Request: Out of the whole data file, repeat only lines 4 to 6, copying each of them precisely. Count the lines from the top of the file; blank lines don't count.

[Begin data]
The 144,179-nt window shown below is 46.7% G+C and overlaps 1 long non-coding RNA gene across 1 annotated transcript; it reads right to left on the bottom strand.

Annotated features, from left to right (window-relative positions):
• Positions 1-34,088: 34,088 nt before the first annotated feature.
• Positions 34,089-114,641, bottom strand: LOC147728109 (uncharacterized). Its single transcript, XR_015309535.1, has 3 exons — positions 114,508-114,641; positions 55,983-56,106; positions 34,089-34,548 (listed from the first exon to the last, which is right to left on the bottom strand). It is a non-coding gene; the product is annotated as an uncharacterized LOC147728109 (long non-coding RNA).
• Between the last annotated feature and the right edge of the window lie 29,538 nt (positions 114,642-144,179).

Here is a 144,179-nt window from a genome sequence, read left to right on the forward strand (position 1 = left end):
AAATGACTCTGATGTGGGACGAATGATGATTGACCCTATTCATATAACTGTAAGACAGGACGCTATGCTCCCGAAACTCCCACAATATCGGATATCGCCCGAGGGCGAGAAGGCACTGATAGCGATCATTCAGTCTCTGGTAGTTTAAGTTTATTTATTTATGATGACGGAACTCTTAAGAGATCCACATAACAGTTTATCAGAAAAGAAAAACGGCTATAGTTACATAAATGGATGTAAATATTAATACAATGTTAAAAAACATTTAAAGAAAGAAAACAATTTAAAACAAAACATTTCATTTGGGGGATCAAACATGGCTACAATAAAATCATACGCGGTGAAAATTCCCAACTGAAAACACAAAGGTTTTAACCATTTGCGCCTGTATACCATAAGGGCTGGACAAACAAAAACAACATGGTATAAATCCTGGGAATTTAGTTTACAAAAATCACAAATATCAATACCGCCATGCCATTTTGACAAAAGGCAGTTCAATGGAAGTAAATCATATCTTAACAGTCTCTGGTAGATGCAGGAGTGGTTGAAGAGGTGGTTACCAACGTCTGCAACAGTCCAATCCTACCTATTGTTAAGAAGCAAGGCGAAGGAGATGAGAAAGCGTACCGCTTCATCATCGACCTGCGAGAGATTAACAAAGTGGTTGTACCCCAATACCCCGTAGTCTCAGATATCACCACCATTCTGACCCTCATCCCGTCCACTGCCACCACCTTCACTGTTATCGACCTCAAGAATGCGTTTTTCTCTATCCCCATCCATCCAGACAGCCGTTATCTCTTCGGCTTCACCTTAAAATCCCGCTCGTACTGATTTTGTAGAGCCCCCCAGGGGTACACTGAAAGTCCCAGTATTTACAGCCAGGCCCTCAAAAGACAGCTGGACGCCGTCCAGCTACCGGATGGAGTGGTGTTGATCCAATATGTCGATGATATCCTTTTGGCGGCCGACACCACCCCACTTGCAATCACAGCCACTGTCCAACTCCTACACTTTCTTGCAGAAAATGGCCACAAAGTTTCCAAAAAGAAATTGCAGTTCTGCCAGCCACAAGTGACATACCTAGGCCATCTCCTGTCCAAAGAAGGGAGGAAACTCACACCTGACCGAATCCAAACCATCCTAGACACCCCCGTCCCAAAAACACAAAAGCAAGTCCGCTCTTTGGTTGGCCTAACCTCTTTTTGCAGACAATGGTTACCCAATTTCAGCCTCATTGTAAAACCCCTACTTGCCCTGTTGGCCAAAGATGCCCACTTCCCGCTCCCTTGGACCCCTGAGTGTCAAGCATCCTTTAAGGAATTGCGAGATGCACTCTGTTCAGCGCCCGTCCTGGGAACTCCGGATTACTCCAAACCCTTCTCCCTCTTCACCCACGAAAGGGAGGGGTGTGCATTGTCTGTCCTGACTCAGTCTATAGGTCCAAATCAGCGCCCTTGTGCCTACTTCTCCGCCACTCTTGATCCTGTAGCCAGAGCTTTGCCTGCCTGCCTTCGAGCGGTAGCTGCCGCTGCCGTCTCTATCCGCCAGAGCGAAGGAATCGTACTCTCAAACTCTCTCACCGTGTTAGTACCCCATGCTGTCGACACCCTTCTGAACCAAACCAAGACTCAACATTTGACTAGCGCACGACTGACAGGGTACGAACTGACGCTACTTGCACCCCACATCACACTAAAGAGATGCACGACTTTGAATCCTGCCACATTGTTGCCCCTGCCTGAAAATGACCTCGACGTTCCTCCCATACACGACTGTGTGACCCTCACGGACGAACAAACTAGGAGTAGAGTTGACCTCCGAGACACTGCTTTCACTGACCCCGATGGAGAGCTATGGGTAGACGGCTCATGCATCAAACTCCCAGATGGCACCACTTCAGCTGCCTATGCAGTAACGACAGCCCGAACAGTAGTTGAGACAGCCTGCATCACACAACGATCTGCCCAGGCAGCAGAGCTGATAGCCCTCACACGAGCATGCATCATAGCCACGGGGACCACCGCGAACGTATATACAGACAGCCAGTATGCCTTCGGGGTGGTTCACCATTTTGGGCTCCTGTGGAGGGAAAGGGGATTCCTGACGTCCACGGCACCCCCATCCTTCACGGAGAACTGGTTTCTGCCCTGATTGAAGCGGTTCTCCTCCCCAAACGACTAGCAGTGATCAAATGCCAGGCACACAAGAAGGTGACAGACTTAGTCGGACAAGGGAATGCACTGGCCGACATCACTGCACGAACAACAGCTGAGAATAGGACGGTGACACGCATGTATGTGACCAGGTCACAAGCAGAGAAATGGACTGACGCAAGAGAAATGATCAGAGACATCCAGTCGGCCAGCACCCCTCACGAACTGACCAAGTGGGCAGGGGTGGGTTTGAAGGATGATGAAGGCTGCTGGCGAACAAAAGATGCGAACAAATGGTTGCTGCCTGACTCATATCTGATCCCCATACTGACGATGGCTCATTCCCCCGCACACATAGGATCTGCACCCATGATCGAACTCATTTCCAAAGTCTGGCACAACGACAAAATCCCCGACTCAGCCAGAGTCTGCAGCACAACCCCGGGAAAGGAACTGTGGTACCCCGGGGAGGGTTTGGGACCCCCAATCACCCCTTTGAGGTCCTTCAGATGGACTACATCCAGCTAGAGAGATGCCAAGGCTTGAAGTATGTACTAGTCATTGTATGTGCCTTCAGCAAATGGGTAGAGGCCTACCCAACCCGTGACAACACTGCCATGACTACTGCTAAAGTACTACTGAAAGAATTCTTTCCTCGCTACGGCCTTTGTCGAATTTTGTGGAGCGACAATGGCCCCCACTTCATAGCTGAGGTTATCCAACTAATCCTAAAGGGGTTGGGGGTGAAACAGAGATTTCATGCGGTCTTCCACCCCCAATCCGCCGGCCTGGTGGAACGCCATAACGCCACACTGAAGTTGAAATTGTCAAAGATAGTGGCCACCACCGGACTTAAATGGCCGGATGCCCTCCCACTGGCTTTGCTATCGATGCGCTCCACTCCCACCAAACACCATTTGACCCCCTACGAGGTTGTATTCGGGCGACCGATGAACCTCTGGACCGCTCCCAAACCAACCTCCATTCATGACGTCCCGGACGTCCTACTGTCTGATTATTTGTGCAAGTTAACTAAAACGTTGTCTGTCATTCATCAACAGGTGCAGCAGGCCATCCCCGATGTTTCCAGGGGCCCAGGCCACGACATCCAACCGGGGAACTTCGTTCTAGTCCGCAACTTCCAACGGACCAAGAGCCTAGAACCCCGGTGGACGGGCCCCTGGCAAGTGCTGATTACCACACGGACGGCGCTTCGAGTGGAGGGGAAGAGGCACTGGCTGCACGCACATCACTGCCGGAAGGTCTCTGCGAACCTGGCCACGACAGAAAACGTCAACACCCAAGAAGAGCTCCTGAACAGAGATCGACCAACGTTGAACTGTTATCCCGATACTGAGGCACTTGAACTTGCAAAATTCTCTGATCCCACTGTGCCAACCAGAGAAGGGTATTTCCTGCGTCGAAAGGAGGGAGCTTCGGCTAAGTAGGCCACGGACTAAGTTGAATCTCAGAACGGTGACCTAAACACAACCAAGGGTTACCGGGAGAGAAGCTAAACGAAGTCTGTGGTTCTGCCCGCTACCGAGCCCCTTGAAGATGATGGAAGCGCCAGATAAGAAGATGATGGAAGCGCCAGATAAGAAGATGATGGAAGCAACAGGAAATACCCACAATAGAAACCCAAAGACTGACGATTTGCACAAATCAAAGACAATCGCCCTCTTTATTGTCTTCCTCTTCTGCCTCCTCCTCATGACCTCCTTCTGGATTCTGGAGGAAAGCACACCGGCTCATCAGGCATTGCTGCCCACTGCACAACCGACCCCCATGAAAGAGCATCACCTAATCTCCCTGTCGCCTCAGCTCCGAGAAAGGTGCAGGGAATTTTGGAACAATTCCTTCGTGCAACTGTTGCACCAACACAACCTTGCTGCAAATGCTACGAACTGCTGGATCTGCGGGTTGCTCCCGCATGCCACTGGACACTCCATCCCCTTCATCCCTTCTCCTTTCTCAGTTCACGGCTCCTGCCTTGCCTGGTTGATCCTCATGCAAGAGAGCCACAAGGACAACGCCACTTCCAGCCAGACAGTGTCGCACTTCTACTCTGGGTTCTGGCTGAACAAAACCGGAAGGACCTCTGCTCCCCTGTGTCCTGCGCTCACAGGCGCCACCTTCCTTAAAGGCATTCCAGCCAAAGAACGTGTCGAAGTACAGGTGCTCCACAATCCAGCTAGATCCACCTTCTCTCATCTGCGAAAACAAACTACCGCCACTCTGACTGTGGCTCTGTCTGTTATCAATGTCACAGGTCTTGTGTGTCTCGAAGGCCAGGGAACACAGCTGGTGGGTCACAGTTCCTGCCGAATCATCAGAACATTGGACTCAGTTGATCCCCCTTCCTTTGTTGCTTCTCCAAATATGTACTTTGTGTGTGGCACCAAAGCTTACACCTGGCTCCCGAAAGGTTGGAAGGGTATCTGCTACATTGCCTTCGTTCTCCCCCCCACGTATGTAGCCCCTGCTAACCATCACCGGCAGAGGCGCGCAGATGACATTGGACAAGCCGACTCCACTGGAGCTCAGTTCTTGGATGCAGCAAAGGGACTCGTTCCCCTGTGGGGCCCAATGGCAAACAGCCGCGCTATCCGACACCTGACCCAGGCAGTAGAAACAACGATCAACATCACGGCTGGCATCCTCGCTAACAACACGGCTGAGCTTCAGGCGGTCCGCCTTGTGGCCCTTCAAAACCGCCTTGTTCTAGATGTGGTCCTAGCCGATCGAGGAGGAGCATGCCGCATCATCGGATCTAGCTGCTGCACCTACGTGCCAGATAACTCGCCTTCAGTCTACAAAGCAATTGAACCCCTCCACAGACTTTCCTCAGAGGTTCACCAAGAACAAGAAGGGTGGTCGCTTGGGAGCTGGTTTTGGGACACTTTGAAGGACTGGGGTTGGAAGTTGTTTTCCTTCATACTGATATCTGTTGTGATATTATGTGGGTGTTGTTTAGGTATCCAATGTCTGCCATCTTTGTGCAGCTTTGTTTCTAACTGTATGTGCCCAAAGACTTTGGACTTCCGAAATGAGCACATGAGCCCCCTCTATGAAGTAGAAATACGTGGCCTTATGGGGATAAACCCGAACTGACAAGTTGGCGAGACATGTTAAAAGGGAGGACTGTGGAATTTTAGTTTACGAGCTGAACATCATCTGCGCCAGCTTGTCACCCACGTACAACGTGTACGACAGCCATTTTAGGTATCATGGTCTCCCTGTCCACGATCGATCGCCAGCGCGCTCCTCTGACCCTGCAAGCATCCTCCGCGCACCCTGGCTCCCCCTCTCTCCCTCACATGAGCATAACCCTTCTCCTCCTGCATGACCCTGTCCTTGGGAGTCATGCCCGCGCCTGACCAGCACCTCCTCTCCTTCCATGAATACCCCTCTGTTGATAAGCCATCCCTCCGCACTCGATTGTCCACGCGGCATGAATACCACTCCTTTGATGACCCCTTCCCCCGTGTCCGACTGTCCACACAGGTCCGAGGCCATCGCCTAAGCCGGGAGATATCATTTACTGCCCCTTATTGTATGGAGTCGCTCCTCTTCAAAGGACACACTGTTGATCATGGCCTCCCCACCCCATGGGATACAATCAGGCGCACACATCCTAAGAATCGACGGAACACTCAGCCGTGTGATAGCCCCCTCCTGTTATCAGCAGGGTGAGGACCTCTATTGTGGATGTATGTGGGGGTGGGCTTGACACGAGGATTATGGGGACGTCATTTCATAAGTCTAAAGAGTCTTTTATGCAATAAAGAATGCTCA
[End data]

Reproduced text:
• Positions 34,089-114,641, bottom strand: LOC147728109 (uncharacterized). Its single transcript, XR_015309535.1, has 3 exons — positions 114,508-114,641; positions 55,983-56,106; positions 34,089-34,548 (listed from the first exon to the last, which is right to left on the bottom strand). It is a non-coding gene; the product is annotated as an uncharacterized LOC147728109 (long non-coding RNA).
• Between the last annotated feature and the right edge of the window lie 29,538 nt (positions 114,642-144,179).

Here is a 144,179-nt window from a genome sequence, read left to right on the forward strand (position 1 = left end):